Updated as of 6:14 p.m. EDT: A series of aftershocks continued to affect Nepal, especially the capital city of Kathmandu, according to reports from social media.
â€” Charles Haviland (@cfhaviland) May 12, 2015
The 7.3-magnitude earthquake struck the district of Dolakha, some 47 miles northeast of Kathmandu, according to the U.S. Geological Survey. The epicenter was nearer to Mount Everest than the earlier one on April 25. It was followed by at least six aftershocks including a 6.3-magnitude earthquake 52 miles east of Kathmandu.
The Everest base camp had been evacuated after the quake last month killed 18 climbers.
As of Tuesday, Dolakha, known for the Dolakha Bhimeshwar temple, has seen 77 deaths and 304 injuries. In the neighboring district of Sindhupalchok, one of the worst-hit districts in the disaster last month, the death toll increased from 3,107 to 3,213 on Tuesday, and the injuries remained at 859.
Collapsed buildings and landslides were reported within and outside of Dolakha.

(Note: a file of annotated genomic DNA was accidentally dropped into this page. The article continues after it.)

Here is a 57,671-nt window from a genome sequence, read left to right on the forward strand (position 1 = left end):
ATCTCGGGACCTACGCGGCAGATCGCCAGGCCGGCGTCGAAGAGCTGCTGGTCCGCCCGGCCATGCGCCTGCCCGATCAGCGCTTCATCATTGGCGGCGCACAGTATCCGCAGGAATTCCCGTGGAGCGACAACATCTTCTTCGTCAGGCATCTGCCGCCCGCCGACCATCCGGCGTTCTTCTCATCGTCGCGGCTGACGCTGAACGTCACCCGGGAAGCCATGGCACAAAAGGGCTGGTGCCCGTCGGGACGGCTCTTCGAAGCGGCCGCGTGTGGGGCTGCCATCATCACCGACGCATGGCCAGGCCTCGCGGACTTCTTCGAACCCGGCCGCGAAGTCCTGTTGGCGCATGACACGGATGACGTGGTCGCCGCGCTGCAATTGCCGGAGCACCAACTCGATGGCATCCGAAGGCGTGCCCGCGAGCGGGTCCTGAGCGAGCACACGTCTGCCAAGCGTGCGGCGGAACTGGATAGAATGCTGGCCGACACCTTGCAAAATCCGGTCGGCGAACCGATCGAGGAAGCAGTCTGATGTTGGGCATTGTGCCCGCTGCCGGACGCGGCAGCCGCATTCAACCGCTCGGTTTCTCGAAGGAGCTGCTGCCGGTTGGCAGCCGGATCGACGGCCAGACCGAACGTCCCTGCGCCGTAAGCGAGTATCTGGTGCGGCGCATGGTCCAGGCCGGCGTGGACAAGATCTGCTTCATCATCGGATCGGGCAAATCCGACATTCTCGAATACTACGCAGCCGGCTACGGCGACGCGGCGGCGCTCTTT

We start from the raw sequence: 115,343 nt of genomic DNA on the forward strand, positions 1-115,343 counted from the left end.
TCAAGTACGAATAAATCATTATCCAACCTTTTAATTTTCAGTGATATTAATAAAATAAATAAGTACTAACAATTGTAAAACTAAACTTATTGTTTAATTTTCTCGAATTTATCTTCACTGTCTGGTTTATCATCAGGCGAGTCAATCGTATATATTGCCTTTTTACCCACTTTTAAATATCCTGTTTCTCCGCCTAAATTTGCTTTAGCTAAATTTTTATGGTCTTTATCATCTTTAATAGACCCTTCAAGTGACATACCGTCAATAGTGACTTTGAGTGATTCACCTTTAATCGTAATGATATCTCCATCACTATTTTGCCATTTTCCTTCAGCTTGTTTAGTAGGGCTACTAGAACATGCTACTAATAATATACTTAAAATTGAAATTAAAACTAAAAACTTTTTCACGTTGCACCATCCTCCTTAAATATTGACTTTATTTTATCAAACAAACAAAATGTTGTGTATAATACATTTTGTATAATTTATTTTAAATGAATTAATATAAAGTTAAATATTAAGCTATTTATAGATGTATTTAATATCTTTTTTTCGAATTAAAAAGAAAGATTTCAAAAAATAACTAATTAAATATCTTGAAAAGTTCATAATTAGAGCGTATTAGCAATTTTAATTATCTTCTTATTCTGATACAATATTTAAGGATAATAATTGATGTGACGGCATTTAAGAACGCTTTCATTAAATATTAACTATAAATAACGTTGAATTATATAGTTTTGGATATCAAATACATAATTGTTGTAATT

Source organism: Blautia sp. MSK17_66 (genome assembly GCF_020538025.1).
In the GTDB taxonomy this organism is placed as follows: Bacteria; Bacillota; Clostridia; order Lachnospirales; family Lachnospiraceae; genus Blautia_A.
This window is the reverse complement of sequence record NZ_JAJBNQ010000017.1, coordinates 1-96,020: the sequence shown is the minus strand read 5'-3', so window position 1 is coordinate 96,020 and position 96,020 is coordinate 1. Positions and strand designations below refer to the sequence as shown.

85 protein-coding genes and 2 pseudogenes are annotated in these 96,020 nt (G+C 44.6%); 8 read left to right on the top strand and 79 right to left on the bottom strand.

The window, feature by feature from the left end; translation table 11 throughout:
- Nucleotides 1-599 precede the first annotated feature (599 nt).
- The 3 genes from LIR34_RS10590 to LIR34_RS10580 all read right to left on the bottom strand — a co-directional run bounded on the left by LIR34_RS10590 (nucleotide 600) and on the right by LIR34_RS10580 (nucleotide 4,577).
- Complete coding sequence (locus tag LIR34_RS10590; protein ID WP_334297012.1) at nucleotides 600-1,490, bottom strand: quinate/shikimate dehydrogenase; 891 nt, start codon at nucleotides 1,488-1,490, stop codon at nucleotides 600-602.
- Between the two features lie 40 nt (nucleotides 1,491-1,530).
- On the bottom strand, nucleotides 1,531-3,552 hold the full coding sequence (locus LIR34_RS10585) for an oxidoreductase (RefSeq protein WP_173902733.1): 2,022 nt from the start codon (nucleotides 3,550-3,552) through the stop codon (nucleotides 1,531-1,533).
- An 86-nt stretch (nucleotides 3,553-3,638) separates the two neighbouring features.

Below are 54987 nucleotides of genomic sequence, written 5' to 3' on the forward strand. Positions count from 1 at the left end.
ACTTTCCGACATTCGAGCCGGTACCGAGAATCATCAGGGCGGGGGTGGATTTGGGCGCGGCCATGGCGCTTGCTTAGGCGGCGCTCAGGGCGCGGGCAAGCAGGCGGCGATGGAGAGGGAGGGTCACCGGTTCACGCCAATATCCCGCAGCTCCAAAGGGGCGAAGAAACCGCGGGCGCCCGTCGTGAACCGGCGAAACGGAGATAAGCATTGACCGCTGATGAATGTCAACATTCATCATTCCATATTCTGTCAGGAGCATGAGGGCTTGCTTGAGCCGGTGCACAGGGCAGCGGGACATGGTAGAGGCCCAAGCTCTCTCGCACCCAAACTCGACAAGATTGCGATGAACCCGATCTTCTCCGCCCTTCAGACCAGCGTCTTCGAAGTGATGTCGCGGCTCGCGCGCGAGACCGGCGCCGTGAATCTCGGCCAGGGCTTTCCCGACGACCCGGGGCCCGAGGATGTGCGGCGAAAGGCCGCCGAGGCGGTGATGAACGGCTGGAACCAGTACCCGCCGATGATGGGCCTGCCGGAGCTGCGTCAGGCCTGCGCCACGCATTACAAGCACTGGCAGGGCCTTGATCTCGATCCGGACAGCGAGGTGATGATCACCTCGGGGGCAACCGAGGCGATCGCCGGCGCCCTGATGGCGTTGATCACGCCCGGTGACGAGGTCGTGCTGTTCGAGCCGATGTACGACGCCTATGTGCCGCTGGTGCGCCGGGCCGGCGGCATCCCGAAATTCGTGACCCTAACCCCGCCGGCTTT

According to Nepalese government figures, nationwide nearly 300,000 buildings were destroyed, and a further 270,000 buildings were partly damaged by the earthquakes.
As earthquake magnitudes are measured based on a base-10 logarithmic scale, the 7.8-magnitude tremor was three times bigger and released 5.6 times more energy than the latest 7.3-magnitude earthquake. The depth of Tuesday's earthquake was 9.3 miles below the surface, the same as last month's. The shallower the depth, the more damage caused at the surface.
Earlier Reuters cited local officials as saying that over 300 people have been injured and at least two were killed in the latest earthquake. Tremors were felt as far east as Kolkata and as far south as Chennai, according to local reports.